Bob Becker sits in a wooden chair pulled up close to the TV as his wife, Luanne, inserts a tape into the VCR. It’s a documentary on baseball legend Mel Harder.
Bob leans in, his elbows on his knees, and watches interviews with the likes of Herb Score, Bob Feller and Lou Boudreau. His eyes tear up and Luanne brings him a tissue. Bob pets Buckeye, their mixed-breed rescue dog, without ever taking his eyes off the TV.
Harder, we learn, started with the Cleveland Indians in 1928 and pitched 20 years, stymieing guys like Joe DiMaggio, then coached for another 20, inspiring dozens more. He was a man of “dignity and grace” who would help anyone. He loved the game, but he loved his wife and two girls more.
The film’s last image is of Harder walking off the field with Charles Nagy — the past and the future. Bob turns to face Luanne, tears running down his face. “Oh, stop it,” she says sweetly. “Don’t you cry.”
Bob made this documentary in 1996. He and Luanne had both quit their jobs and decided to launch a freelance video production company. They each chose one project they’d always wanted to do. For Luanne, it was the art of quilting. Bob was set on Harder.
Luanne objected: Harder wasn’t that well-known. Why him?
Now, watching the documentary two decades later, Luanne finally knows the answer. Bob was just like him, she thinks.
Almost five years ago, at the age of 58, Bob was diagnosed with early-onset Alzheimer’s disease. He began his career in radio at Cleveland State University, where he met Luanne, then went on to work as a reporter for WKYC. He paid his dues at various stops on the dial before landing his own show on WTAM 1100. He may be best known, though, as the guy who picked the winning Ohio Lottery numbers between Wheel of Fortune and Jeopardy! Along the way, he racked up a slew of awards for reporting on subjects ranging from Cleveland trolleys to racism.
His was not the booming voice that demands attention. It was warm and confident, inviting you in. Now, it’s all but gone. Alzheimer’s has attacked Bob’s executive function. So it’s hard to know what he’s thinking as he watches the prized Harder documentary.
Tears are running down his face, but there’s a spark in his eyes, too. He has the look of a dad watching his daughter walk down the aisle.
Is he crying for what he has lost? Does he know what he has lost?
“Do you miss your work?” I ask.
Bob turns to me, his hands buried in his pockets. Silence.
“Are you sad?” Silence. “Are you happy and sad?”
A beat passes, and Bob says the one word that seems to roll off his lips easily these days. “Yeah.”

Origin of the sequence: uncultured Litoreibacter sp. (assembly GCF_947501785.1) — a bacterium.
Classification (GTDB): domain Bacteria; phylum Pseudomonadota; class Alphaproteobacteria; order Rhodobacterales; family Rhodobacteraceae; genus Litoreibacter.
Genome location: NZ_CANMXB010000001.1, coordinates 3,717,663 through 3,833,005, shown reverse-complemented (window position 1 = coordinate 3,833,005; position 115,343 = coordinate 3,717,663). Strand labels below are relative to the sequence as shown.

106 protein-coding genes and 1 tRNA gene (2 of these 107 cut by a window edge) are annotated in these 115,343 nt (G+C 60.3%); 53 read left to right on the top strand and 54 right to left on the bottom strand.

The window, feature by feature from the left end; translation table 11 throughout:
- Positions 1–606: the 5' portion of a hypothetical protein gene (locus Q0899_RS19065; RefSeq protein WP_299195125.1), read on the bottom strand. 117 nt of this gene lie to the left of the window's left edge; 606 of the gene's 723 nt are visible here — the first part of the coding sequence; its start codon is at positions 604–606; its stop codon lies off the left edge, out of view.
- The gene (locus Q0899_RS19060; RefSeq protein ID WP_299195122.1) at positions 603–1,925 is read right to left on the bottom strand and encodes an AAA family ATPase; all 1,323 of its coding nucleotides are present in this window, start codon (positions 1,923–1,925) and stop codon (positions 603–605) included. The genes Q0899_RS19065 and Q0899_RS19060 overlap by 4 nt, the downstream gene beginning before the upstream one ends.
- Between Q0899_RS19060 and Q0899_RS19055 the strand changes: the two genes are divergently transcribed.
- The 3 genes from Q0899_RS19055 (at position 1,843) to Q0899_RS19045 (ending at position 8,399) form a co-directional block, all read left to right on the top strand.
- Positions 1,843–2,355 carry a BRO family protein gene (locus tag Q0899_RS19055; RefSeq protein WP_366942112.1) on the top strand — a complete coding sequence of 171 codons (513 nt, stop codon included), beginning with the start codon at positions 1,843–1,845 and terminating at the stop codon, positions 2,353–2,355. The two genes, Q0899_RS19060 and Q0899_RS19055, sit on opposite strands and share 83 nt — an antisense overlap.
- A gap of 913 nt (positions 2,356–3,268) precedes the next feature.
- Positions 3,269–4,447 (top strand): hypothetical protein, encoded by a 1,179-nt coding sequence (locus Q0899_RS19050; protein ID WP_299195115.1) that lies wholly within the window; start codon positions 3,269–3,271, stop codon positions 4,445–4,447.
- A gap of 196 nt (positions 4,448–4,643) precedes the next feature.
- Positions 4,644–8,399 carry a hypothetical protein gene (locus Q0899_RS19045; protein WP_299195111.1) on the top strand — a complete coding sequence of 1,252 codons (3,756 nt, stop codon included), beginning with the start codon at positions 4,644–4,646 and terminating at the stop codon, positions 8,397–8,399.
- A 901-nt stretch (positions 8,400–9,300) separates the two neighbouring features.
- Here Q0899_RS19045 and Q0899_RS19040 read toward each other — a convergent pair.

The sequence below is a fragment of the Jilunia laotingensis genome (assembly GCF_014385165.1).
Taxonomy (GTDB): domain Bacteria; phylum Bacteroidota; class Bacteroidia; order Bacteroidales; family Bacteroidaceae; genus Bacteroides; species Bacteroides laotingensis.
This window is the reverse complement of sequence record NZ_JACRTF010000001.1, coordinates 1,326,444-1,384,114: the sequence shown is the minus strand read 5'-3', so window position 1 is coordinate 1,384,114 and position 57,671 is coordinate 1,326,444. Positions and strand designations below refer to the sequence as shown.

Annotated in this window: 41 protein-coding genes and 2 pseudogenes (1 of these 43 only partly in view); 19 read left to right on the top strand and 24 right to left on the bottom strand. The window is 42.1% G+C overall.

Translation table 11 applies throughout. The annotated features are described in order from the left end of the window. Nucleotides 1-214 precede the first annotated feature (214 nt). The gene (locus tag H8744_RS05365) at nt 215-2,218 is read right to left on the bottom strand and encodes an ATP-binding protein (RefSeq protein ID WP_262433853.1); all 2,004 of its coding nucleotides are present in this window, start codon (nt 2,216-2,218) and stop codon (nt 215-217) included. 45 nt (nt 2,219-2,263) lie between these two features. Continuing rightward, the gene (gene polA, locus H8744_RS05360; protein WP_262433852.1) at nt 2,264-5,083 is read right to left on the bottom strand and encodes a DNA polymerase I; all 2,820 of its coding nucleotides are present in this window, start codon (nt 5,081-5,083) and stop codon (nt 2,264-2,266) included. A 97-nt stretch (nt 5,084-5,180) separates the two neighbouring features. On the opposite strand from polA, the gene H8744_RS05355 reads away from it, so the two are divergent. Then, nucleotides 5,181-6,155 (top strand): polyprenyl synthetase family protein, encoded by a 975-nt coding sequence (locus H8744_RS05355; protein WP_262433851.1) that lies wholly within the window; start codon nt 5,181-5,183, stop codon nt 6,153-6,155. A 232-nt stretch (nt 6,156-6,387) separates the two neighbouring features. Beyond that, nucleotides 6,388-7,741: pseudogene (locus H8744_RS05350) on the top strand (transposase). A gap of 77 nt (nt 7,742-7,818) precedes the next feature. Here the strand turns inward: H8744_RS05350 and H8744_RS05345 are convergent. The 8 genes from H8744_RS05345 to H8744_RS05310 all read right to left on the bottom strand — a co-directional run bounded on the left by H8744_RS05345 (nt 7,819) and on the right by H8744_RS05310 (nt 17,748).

Then, it’s time for lunch. Bob sets out a USA Today in front of him and eats his soup and muffin. He’s happy again, smiling and laughing at Luanne, who tells every story as if she’s a comedian onstage.
This is the way Bob is most of the time. But I was afraid to see him. In fact, I dreaded it. I felt irrationally embarrassed for him, as if the old Bob wouldn’t want to be seen like this.
While he was a well-known personality in Cleveland, Bob was a bonafide celebrity at the Lutheran church I grew up attending in Lakewood. In addition to his media fame, he alternated between president and vice president of the congregation (with my dad) every year. As an aspiring journalist, I was even more in awe of him than most.
My parents kept in touch, but I hadn’t seen Bob in years. And, as much as I believed that the Beckers’ story should be told, I did not want to be the one to do it.
That, experts say, is the most common reaction after an Alzheimer’s diagnosis. Stay away. It’s a reaction that can shame a person into hiding at home and avoiding people. The shame snowballs into isolation and, for the caregiver, depression.
Maybe you’ve been lucky and have lived on the fringes of the disease. Just wait.
Currently, there are 5.4 million people with Alzheimer’s in the United States. By the year 2050, that number is projected to swell to 16 million as the baby boomers age. Bob and the 200,000 others currently living with early-onset Alzheimer’s are merely the warning wave before the tsunami.
“We’re definitely not doing enough to prepare for it,” says Cheryl Kanetsky, vice president of programs and services for the Cleveland area chapter of the Alzheimer’s Association. “It will definitely contribute to the bankruptcy of Medicare, and it is the most expensive disease there is.”
In 2016, the direct cost to the United States is estimated to be $236 billion. Nearly one in five Medicare dollars is spent on Alzheimer’s. Then there’s the pain and panic it causes families and, especially, caregivers.
“This thing is going to take us down,” says Luanne. “It takes you down in all sorts of ways.”